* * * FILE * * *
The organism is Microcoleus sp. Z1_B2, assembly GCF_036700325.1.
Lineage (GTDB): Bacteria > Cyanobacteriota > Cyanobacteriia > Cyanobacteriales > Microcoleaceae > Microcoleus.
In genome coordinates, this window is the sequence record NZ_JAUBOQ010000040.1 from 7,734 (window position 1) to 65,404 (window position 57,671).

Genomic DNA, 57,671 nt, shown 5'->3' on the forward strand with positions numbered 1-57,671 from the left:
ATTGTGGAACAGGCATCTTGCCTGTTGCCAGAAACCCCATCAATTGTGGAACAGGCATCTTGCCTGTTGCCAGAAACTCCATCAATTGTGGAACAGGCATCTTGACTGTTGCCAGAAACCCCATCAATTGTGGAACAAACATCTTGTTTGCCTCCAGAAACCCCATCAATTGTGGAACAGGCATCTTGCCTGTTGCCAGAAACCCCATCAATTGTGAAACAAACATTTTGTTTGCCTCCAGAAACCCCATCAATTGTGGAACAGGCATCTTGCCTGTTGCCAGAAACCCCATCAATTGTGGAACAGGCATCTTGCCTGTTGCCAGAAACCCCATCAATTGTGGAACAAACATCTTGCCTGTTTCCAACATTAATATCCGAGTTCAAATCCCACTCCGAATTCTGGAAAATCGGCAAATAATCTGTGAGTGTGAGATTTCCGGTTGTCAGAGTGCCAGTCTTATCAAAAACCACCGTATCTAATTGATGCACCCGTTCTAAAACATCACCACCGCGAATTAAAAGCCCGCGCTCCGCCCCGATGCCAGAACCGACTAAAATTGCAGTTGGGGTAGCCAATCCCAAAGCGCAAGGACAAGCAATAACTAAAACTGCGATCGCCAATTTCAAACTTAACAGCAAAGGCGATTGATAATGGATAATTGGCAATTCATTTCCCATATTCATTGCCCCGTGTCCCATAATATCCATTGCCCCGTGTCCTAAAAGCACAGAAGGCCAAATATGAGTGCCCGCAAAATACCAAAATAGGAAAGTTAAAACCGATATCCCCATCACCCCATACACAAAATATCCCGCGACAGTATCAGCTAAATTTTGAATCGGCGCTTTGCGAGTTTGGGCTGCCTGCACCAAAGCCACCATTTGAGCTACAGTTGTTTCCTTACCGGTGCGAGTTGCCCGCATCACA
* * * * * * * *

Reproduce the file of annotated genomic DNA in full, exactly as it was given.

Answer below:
The organism is Microcoleus sp. Z1_B2, assembly GCF_036700325.1.
Lineage (GTDB): Bacteria > Cyanobacteriota > Cyanobacteriia > Cyanobacteriales > Microcoleaceae > Microcoleus.
In genome coordinates, this window is the sequence record NZ_JAUBOQ010000040.1 from 7,734 (window position 1) to 65,404 (window position 57,671).

Genomic DNA, 57,671 nt, shown 5'->3' on the forward strand with positions numbered 1-57,671 from the left:
ATTGTGGAACAGGCATCTTGCCTGTTGCCAGAAACCCCATCAATTGTGGAACAGGCATCTTGCCTGTTGCCAGAAACTCCATCAATTGTGGAACAGGCATCTTGACTGTTGCCAGAAACCCCATCAATTGTGGAACAAACATCTTGTTTGCCTCCAGAAACCCCATCAATTGTGGAACAGGCATCTTGCCTGTTGCCAGAAACCCCATCAATTGTGAAACAAACATTTTGTTTGCCTCCAGAAACCCCATCAATTGTGGAACAGGCATCTTGCCTGTTGCCAGAAACCCCATCAATTGTGGAACAGGCATCTTGCCTGTTGCCAGAAACCCCATCAATTGTGGAACAAACATCTTGCCTGTTTCCAACATTAATATCCGAGTTCAAATCCCACTCCGAATTCTGGAAAATCGGCAAATAATCTGTGAGTGTGAGATTTCCGGTTGTCAGAGTGCCAGTCTTATCAAAAACCACCGTATCTAATTGATGCACCCGTTCTAAAACATCACCACCGCGAATTAAAAGCCCGCGCTCCGCCCCGATGCCAGAACCGACTAAAATTGCAGTTGGGGTAGCCAATCCCAAAGCGCAAGGACAAGCAATAACTAAAACTGCGATCGCCAATTTCAAACTTAACAGCAAAGGCGATTGATAATGGATAATTGGCAATTCATTTCCCATATTCATTGCCCCGTGTCCCATAATATCCATTGCCCCGTGTCCTAAAAGCACAGAAGGCCAAATATGAGTGCCCGCAAAATACCAAAATAGGAAAGTTAAAACCGATATCCCCATCACCCCATACACAAAATATCCCGCGACAGTATCAGCTAAATTTTGAATCGGCGCTTTGCGAGTTTGGGCTGCCTGCACCAAAGCCACCATTTGAGCTACAGTTGTTTCCTTACCGGTGCGAGTTGCCCGCATCACA